Trip Report – RTW – Part 6: London Day 3 – The British Museum

One of the most impressive achievements of the British Empire was to meticulously collect artefacts, pack them up and drag them to London, where they were all hoarded and put on display over the centuries that the British Empire prospered. Of course, there are arguments on how legal this is, and there is plenty of discussion on this subject; entirely from a personal and selfish standpoint, I am more than happy to have it all in one place, as I can see the various treasures of the world in one location.

The other thing that I found quite surprising, and obviously appreciated, is the fact that everything is free. The Science Museum was free. The British Museum is free. It is truly a statement on the commitment to the advancement of culture when such collections are put on display for free. Take that, Louvre.

The rather imposing stone at the entrance:IMG_2036

The front court:IMG_2037

A child on a leash:IMG_2038

The inner court:IMG_2039 IMG_2040 IMG_2042

Since we only had an afternoon, and since a good-quality visit to the British Museum can take a solid week, if not more, we had to focus our attention on the key artefacts on display. There are many, but some represent cornerstones of our society, and this was worth seeing.

The Portland vase:IMG_2043 IMG_2044 IMG_2045

The Japan section (it had a whole small wing, all to itself):IMG_2046

This was interesting, because the katana on display dates back to about the year 1200, but the metal, and the blade, are perfectly clean and smooth. Of course, this sort of thing gets polished and so on, but try polishing a kitchen knife from about 1990 – that should make you appreciate a blade from 800 years ago that still looks brand new today.IMG_2047

Persian golden artefacts from about 5th-4th centuries BC (the Oxus treasure):IMG_2048

This in particular is the Oxus Chariot model:IMG_2050 IMG_2051

The Lewis Chessmen (popularised in Harry Potter, but immortalised far before that):IMG_2052 IMG_2053 IMG_2054 IMG_2055 IMG_2056

And, of course, the Rosetta Stone. It is absolutely fascinating in person, and once you see the hieroglyphics, demotic and Greek texts, it kind of dawns on you how impressive it is.

All the while there are idiots taking pictures of themselves with the Rosetta Stone in the background. It is an aside, but I honestly have never understood the appeal of that. Why would one take a picture of themselves beside a famous artefact? I have seen this with the Venus de Milo in Louvre, the Minotaur torso in the Louvre, the Rome wolf in Rome, and the list goes on, and on, and on, and people just do. not. stop. It’s not like they discovered it, so why do they put their tourist faces beside such precious objects? It was no different with the Rosetta stone. If they need proof of having been there, then isn’t the picture itself sufficient proof? Anyway, I digress. Back on subject.IMG_2060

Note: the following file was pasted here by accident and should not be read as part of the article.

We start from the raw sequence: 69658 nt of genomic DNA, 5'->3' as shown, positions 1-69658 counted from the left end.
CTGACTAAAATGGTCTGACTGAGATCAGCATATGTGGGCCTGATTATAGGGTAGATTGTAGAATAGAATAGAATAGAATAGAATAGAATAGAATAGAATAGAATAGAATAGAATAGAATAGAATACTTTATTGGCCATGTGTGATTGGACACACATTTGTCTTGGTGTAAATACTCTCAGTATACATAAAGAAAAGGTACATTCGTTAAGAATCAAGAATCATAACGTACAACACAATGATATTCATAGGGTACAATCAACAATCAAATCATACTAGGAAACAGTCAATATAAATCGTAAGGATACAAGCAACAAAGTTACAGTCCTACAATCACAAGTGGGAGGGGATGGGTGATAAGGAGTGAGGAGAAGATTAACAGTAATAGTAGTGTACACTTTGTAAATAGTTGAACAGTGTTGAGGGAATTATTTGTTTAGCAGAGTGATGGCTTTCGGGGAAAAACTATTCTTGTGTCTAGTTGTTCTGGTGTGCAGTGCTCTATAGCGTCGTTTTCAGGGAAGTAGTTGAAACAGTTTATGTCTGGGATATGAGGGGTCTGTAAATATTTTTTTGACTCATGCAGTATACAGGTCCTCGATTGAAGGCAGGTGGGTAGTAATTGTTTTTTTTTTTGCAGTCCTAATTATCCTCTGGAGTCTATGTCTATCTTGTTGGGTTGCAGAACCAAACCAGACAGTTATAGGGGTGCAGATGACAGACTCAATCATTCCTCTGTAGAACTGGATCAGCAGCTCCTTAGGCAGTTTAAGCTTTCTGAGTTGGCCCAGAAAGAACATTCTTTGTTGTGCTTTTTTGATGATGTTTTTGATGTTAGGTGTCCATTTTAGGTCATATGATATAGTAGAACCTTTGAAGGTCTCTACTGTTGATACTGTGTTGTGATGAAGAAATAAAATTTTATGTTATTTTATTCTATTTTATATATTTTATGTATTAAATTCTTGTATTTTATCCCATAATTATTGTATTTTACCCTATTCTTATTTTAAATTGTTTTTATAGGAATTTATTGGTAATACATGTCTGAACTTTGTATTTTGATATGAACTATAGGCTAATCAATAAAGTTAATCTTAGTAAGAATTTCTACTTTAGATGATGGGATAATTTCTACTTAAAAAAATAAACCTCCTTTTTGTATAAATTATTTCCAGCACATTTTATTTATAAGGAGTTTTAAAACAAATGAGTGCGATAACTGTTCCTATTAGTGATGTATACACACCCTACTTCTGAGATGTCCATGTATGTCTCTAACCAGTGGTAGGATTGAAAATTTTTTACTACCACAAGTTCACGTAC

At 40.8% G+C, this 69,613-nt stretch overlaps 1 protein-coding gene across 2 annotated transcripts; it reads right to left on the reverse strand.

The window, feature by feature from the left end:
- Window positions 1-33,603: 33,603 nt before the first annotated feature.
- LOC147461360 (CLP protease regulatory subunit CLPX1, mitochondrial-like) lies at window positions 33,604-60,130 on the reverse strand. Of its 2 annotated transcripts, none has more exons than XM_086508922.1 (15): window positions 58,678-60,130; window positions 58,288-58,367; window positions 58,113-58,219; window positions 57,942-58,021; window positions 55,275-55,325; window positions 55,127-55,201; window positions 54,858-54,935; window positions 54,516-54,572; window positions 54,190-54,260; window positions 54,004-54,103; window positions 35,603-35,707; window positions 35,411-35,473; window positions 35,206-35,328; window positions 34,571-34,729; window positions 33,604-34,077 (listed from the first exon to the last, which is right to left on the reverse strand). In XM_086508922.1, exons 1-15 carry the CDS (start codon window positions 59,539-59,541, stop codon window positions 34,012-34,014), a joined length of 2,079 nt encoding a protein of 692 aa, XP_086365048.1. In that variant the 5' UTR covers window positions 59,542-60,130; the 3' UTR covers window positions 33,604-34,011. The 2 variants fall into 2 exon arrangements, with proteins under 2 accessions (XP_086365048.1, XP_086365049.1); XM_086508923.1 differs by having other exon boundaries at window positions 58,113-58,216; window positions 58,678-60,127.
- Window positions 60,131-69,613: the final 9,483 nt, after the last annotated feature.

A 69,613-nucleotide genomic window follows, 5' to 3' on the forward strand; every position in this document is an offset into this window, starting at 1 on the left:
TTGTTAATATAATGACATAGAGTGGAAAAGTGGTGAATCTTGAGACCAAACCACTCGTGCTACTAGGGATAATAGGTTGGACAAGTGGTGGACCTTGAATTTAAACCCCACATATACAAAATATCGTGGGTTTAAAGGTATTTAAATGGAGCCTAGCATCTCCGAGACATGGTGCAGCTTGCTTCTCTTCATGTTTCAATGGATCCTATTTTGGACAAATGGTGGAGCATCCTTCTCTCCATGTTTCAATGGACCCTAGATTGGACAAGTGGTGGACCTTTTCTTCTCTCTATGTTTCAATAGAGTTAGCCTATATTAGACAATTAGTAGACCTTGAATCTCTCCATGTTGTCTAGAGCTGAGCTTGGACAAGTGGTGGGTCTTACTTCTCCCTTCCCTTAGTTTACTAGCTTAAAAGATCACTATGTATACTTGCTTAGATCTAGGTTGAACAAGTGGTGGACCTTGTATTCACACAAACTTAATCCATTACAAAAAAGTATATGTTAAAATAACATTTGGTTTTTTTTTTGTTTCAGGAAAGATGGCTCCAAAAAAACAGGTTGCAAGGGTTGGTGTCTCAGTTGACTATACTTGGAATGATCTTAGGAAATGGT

A sphinx:IMG_2062

iPhone cases in the shop outside (notice Hiroshige’s The Great Wave off Kanagawa – isn’t it awesome how Hiroshige’s prints are all over the place, and all “original”?). The Rosetta Stone case was actually not bad. But considering how anti-iPhone-case I generally am (why destroy the otherwise beautiful design with a bulky concoction?), I passed.IMG_2063

This is something I have wanted to see for a very, very long time. Having missed the awesome business class sale from JFK to IPC (Easter Island) on American Airlines for $900 round-trip (well, didn’t quite miss it, more like realised I couldn’t possibly make this many trips and still remain gainfully employed), I figured this was a great backup plan.

Really, it is awesome. Now I regret not having gone to IPC, but now I want to go twice as much. Sadly, only oneworld flies there, but we’ll figure it out when the time comes.IMG_2065 IMG_2066

Egyptian frescoes:IMG_2067 IMG_2068 IMG_2069 IMG_2070 IMG_2071 IMG_2072 IMG_2073 IMG_2074 IMG_2075 IMG_2076

And, of course, (currently) one of the most disputed collections at the British Museum – the Elgin Marbles, aka the Parthenon Collection that Greece wants back so much. Not that I’m against it, but, you know, it would be nice if the rest of the Parthenon was there to put this collection in it on display……… oh wait, it kind of got destroyed along with most of the rest of Ancient Greece.IMG_2077 IMG_2079 IMG_2081 IMG_2082 IMG_2083 IMG_2084 IMG_2085 IMG_2087

More tourists taking pictures of themselves. These are desperate enough to do it in front of a random lion at the entrance, not even in the galleries.IMG_3716

All in all, a very worthwhile visit. Truly, the British Museum is a phenomenal collection of artefacts of humanity, and certainly deserves more than the four or five hours that we allocated it.